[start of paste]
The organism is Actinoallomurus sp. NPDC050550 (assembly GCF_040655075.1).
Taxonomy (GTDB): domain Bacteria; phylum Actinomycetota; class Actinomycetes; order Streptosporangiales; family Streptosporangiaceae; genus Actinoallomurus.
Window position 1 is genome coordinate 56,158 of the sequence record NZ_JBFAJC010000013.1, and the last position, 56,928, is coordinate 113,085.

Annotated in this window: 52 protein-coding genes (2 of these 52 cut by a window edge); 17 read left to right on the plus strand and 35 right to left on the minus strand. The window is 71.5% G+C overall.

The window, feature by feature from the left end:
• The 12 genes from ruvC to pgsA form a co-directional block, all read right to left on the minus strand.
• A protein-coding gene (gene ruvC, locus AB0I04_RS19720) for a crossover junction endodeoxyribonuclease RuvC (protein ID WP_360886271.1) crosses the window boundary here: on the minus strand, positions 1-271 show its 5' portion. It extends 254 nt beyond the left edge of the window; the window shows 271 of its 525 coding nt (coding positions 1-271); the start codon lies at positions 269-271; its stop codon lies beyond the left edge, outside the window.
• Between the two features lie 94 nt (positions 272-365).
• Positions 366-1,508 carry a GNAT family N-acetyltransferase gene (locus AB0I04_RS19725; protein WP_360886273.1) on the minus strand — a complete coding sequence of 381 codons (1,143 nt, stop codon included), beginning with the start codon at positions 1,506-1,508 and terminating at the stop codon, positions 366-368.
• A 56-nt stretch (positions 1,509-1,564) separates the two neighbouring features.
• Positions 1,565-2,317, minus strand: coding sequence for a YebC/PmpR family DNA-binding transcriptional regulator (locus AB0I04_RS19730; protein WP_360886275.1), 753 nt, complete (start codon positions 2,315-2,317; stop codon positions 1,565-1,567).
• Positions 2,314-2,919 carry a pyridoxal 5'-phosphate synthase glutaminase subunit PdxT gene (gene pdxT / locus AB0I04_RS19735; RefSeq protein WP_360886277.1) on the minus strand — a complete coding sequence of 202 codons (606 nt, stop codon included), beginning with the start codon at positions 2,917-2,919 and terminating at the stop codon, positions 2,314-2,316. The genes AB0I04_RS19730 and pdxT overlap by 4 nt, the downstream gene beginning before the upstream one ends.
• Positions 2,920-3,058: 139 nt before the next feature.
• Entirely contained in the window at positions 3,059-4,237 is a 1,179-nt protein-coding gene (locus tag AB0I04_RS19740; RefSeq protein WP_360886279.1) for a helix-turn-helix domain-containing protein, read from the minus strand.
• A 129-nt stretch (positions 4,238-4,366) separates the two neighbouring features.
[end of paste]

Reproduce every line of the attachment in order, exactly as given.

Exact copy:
The organism is Actinoallomurus sp. NPDC050550 (assembly GCF_040655075.1).
Taxonomy (GTDB): domain Bacteria; phylum Actinomycetota; class Actinomycetes; order Streptosporangiales; family Streptosporangiaceae; genus Actinoallomurus.
Window position 1 is genome coordinate 56,158 of the sequence record NZ_JBFAJC010000013.1, and the last position, 56,928, is coordinate 113,085.

Annotated in this window: 52 protein-coding genes (2 of these 52 cut by a window edge); 17 read left to right on the plus strand and 35 right to left on the minus strand. The window is 71.5% G+C overall.

The window, feature by feature from the left end:
• The 12 genes from ruvC to pgsA form a co-directional block, all read right to left on the minus strand.
• A protein-coding gene (gene ruvC, locus AB0I04_RS19720) for a crossover junction endodeoxyribonuclease RuvC (protein ID WP_360886271.1) crosses the window boundary here: on the minus strand, positions 1-271 show its 5' portion. It extends 254 nt beyond the left edge of the window; the window shows 271 of its 525 coding nt (coding positions 1-271); the start codon lies at positions 269-271; its stop codon lies beyond the left edge, outside the window.
• Between the two features lie 94 nt (positions 272-365).
• Positions 366-1,508 carry a GNAT family N-acetyltransferase gene (locus AB0I04_RS19725; protein WP_360886273.1) on the minus strand — a complete coding sequence of 381 codons (1,143 nt, stop codon included), beginning with the start codon at positions 1,506-1,508 and terminating at the stop codon, positions 366-368.
• A 56-nt stretch (positions 1,509-1,564) separates the two neighbouring features.
• Positions 1,565-2,317, minus strand: coding sequence for a YebC/PmpR family DNA-binding transcriptional regulator (locus AB0I04_RS19730; protein WP_360886275.1), 753 nt, complete (start codon positions 2,315-2,317; stop codon positions 1,565-1,567).
• Positions 2,314-2,919 carry a pyridoxal 5'-phosphate synthase glutaminase subunit PdxT gene (gene pdxT / locus AB0I04_RS19735; RefSeq protein WP_360886277.1) on the minus strand — a complete coding sequence of 202 codons (606 nt, stop codon included), beginning with the start codon at positions 2,917-2,919 and terminating at the stop codon, positions 2,314-2,316. The genes AB0I04_RS19730 and pdxT overlap by 4 nt, the downstream gene beginning before the upstream one ends.
• Positions 2,920-3,058: 139 nt before the next feature.
• Entirely contained in the window at positions 3,059-4,237 is a 1,179-nt protein-coding gene (locus tag AB0I04_RS19740; RefSeq protein WP_360886279.1) for a helix-turn-helix domain-containing protein, read from the minus strand.
• A 129-nt stretch (positions 4,238-4,366) separates the two neighbouring features.